Following the extinction of the Arzroni rulers by the Byzantines in 1021 AD, because of the oppression of the Byzantine governments and Arabs and afterwards the invasions of the Seljuk Turks, many Armenians migrated from their lands and went to other countries. One of the most important of these areas, Cilicia was on the Mediterranean Sea (now bordering Syria and Turkey along the Mediterranean Sea) where they were able to establish an independent government known as the Armenian Kingdom of Cilicia. This kingdom lasted for about three centuries (from 1080 to 1375 AD).
In 12th and 13th centuries, the northern and central parts of Armenia were liberated from Seljuks and Armenian government was revived. However, due to the continuous migration of Armenians and their economic and cultural recession, this government did not last long. The invasions of Tatars, Mongols, Timur and the tribes of Aq Quyunlu and Qara Quyunlu (14th and 15th centuries AD) were very costly for Armenia. In the 16th century, Western Armenia was under the control of Ottoman Empire and Eastern Armenia was under control of the Safavian of Iran.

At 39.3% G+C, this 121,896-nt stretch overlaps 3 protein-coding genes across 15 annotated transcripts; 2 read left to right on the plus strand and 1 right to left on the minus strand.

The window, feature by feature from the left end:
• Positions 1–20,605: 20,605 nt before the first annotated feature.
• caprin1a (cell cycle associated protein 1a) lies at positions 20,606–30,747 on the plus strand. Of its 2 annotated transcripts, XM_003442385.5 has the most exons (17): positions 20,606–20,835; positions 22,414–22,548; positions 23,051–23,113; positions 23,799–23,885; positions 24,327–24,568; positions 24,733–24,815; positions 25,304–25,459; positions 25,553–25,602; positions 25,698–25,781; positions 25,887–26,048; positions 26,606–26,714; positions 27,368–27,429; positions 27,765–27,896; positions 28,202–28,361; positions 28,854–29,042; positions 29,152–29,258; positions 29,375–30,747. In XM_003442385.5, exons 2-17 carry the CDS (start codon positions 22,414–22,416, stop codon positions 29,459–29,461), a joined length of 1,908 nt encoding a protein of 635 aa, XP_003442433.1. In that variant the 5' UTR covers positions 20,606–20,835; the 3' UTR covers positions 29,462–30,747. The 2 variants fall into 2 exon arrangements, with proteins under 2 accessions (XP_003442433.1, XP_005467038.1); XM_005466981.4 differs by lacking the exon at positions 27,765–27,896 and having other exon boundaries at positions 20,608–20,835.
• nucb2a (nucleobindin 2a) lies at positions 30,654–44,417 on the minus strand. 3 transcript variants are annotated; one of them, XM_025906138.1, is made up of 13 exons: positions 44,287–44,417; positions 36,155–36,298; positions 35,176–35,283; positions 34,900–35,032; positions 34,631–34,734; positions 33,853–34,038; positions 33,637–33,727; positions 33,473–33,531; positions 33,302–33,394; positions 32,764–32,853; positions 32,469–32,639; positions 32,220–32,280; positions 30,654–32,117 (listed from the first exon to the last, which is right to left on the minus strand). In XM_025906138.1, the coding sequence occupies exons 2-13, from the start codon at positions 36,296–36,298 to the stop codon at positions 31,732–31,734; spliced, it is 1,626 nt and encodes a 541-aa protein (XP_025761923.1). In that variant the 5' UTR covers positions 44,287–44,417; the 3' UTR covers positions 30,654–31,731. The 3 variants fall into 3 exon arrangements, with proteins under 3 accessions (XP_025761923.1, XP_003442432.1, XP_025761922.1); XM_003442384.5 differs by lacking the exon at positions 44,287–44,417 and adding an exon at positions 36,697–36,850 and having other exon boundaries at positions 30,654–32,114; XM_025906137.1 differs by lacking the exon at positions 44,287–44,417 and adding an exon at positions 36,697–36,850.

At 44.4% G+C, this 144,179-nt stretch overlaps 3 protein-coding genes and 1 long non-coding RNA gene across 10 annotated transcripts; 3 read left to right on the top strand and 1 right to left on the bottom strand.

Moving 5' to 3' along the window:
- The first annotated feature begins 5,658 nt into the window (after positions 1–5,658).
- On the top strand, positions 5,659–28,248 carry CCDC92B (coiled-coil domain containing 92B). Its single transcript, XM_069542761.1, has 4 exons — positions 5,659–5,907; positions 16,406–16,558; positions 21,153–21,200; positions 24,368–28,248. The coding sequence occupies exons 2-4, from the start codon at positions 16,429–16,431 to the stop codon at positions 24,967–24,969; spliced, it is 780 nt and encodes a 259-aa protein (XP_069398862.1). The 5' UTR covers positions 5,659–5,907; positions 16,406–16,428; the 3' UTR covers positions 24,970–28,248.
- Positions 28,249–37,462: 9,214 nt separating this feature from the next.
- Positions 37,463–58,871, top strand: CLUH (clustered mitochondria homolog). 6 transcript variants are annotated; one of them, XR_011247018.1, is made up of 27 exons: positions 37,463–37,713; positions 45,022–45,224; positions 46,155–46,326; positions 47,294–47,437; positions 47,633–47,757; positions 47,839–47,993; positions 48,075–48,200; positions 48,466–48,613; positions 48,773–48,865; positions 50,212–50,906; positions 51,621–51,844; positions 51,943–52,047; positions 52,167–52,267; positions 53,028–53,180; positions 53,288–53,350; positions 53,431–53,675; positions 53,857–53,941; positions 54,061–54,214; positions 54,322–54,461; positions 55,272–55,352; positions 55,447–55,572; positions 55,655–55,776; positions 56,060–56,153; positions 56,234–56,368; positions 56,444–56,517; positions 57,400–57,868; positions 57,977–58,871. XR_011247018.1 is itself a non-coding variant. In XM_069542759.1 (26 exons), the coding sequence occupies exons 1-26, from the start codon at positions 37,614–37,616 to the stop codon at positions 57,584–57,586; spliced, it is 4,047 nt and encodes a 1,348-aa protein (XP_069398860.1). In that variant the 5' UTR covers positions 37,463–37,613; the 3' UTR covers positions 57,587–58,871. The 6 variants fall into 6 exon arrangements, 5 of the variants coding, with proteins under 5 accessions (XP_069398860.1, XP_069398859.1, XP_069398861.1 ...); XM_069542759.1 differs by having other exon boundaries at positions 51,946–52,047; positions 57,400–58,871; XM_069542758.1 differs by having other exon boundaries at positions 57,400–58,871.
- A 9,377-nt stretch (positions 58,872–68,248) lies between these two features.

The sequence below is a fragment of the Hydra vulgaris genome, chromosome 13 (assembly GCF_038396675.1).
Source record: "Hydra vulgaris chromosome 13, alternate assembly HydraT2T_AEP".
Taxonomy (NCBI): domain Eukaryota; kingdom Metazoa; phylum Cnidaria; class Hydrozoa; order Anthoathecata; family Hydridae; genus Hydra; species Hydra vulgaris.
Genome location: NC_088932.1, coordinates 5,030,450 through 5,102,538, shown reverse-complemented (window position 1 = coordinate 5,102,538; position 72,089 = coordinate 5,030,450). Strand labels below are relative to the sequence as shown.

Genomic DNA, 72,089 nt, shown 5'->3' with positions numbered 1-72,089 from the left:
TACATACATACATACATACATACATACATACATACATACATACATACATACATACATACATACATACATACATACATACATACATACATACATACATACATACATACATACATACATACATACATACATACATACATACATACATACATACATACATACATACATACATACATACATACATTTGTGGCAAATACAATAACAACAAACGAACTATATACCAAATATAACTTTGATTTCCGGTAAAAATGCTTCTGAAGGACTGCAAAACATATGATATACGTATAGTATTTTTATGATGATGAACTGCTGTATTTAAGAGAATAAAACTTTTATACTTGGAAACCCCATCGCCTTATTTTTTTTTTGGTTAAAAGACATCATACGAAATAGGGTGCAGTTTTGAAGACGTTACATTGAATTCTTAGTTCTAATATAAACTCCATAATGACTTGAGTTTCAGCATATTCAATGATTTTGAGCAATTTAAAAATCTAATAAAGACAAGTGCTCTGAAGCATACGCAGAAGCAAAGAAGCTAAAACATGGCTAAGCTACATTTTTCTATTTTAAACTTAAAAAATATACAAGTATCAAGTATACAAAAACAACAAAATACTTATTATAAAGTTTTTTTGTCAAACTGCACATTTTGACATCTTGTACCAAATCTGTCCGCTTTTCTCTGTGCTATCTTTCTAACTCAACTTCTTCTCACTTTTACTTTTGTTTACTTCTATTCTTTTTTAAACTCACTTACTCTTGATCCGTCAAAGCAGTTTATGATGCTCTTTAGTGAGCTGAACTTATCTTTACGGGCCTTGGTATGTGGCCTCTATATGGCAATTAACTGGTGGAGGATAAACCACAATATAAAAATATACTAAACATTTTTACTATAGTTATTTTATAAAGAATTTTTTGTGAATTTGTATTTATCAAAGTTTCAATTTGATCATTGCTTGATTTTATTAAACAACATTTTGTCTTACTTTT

The two empires fought with each other in several wars to get the whole control of Armenia, most of which took place on Armenian lands. In one of these wars, in 1603-4, Shah Abbas Safavi, while retreating to Tabriz, ordered the destruction of all Armenian cities and villages and the relocation of the population to central Iran. According to historical sources, more than 60,000 Armenian families left their homeland and moved to the center of Iran, during which most of them lost their lives and only about 120,000 people left, and inhabited mostly in rural areas around Isfahan, including Fereydan, Bulvari, Arak, and other villages.
About 30,000 of them migrated to Mazandaran, but all of them died due to incompatibility with the climate. In the meantime, the merchants and businessmen of Jolfa were taken to Isfahan and founded the city of New Jolfa in 1605 AD, in memory of their original homeland, which still stands till today. Since then, 18 generations of Armenians have continued to live in Iran, and thanks to the hospitality of Iranians, they have been able not only to preserve their native language and culture, but also with their dedication and hard work provided valuable services for the development of their new homeland, Iran. During the Qajar dynasty, after the Iran-Russia wars and the Treaty of Turkmenchay in 1828, Eastern Armenia was annexed by Tsarist Russia. On the other hand, Armenians of Western Armenia which was under Ottoman control, began struggle for liberation.